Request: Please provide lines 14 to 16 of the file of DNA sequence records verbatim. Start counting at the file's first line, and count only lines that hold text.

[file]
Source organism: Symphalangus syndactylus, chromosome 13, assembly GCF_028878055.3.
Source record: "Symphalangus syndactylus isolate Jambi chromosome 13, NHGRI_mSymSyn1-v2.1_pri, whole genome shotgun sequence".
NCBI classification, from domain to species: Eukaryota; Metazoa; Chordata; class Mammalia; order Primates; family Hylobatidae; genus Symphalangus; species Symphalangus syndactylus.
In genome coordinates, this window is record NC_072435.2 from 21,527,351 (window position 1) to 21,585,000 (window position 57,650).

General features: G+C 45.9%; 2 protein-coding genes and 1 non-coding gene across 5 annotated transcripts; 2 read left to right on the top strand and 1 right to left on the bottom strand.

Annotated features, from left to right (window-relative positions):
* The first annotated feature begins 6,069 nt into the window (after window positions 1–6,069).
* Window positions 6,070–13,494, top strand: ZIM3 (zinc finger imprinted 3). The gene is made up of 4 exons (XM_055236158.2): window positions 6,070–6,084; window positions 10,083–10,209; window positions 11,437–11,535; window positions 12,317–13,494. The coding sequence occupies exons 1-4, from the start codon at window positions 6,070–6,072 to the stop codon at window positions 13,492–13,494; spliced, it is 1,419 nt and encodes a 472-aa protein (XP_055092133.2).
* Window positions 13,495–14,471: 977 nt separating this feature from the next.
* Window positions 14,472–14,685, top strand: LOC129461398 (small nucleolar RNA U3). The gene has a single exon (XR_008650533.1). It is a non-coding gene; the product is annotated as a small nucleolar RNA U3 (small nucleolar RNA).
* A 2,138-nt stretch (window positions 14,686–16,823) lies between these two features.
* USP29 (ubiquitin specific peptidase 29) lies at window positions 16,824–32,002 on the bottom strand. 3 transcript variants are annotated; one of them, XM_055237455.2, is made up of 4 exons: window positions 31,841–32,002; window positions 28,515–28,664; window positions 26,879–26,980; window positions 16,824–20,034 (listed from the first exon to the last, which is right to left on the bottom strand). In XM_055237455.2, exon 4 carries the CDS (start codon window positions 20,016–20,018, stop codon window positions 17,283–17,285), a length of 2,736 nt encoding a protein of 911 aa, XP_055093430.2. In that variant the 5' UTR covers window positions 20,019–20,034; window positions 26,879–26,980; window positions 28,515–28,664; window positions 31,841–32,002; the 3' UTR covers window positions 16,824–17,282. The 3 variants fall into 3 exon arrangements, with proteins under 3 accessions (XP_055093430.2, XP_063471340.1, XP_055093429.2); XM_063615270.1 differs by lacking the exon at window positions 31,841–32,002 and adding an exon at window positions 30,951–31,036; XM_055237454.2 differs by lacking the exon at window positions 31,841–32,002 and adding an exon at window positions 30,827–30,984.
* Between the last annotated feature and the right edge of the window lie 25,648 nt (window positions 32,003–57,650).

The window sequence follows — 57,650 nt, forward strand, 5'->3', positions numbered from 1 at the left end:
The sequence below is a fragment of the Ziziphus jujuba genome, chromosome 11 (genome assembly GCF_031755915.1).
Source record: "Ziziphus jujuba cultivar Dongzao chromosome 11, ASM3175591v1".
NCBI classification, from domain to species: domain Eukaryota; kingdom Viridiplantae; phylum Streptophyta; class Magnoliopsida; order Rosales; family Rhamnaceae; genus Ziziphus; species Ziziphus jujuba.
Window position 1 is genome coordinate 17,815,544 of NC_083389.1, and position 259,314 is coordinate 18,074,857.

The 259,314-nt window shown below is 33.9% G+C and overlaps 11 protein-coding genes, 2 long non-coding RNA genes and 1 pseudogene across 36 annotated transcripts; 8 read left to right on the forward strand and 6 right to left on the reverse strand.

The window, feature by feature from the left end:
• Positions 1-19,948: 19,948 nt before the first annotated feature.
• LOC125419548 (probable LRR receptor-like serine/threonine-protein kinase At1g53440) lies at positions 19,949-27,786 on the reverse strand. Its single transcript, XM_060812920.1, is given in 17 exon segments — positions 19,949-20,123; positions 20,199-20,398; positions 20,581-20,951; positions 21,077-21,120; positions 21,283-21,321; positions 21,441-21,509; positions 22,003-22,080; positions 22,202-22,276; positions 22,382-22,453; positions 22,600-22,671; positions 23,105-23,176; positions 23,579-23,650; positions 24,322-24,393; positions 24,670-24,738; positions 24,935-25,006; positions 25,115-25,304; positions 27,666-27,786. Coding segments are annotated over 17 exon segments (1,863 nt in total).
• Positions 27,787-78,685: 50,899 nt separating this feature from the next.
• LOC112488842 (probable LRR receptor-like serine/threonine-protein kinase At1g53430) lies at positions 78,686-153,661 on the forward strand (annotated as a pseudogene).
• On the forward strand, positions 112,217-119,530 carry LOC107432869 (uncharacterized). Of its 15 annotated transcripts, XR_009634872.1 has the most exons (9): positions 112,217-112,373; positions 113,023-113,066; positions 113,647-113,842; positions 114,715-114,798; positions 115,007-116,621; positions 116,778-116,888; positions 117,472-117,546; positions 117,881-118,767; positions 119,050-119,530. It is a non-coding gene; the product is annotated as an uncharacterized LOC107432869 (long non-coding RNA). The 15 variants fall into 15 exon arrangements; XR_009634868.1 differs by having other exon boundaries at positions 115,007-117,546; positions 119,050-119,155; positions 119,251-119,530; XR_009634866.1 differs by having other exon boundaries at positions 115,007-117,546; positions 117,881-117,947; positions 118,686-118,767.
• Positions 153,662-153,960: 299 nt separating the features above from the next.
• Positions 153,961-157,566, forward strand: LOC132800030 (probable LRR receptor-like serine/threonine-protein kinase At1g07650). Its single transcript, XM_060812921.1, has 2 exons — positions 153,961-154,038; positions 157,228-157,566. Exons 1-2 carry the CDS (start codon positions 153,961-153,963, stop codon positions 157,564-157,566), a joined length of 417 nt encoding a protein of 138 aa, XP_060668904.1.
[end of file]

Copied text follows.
The window sequence follows — 57,650 nt, forward strand, 5'->3', positions numbered from 1 at the left end:
The sequence below is a fragment of the Ziziphus jujuba genome, chromosome 11 (genome assembly GCF_031755915.1).
Source record: "Ziziphus jujuba cultivar Dongzao chromosome 11, ASM3175591v1".